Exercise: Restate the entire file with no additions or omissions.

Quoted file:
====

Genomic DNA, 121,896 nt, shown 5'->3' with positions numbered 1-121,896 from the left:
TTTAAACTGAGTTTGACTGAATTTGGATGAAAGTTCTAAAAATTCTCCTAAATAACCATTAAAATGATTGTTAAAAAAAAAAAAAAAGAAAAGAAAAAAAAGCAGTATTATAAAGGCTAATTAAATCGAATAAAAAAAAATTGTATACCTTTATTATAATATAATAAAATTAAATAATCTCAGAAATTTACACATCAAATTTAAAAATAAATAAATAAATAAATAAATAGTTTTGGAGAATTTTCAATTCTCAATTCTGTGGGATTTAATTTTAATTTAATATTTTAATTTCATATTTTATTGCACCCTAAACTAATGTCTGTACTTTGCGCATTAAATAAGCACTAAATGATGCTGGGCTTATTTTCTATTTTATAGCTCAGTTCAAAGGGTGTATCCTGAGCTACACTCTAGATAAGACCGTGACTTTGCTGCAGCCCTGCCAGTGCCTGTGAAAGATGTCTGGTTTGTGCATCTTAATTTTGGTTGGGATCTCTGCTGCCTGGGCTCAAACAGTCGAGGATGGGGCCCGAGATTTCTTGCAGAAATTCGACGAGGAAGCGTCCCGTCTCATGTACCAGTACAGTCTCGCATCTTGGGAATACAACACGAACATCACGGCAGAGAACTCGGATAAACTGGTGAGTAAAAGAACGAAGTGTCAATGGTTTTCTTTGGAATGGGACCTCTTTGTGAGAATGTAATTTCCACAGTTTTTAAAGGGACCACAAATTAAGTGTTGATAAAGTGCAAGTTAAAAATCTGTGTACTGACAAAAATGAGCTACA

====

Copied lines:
Genomic DNA, 121,896 nt, shown 5'->3' with positions numbered 1-121,896 from the left:
TTTAAACTGAGTTTGACTGAATTTGGATGAAAGTTCTAAAAATTCTCCTAAATAACCATTAAAATGATTGTTAAAAAAAAAAAAAAAGAAAAGAAAAAAAAGCAGTATTATAAAGGCTAATTAAATCGAATAAAAAAAAATTGTATACCTTTATTATAATATAATAAAATTAAATAATCTCAGAAATTTACACATCAAATTTAAAAATAAATAAATAAATAAATAAATAGTTTTGGAGAATTTTCAATTCTCAATTCTGTGGGATTTAATTTTAATTTAATATTTTAATTTCATATTTTATTGCACCCTAAACTAATGTCTGTACTTTGCGCATTAAATAAGCACTAAATGATGCTGGGCTTATTTTCTATTTTATAGCTCAGTTCAAAGGGTGTATCCTGAGCTACACTCTAGATAAGACCGTGACTTTGCTGCAGCCCTGCCAGTGCCTGTGAAAGATGTCTGGTTTGTGCATCTTAATTTTGGTTGGGATCTCTGCTGCCTGGGCTCAAACAGTCGAGGATGGGGCCCGAGATTTCTTGCAGAAATTCGACGAGGAAGCGTCCCGTCTCATGTACCAGTACAGTCTCGCATCTTGGGAATACAACACGAACATCACGGCAGAGAACTCGGATAAACTGGTGAGTAAAAGAACGAAGTGTCAATGGTTTTCTTTGGAATGGGACCTCTTTGTGAGAATGTAATTTCCACAGTTTTTAAAGGGACCACAAATTAAGTGTTGATAAAGTGCAAGTTAAAAATCTGTGTACTGACAAAAATGAGCTACA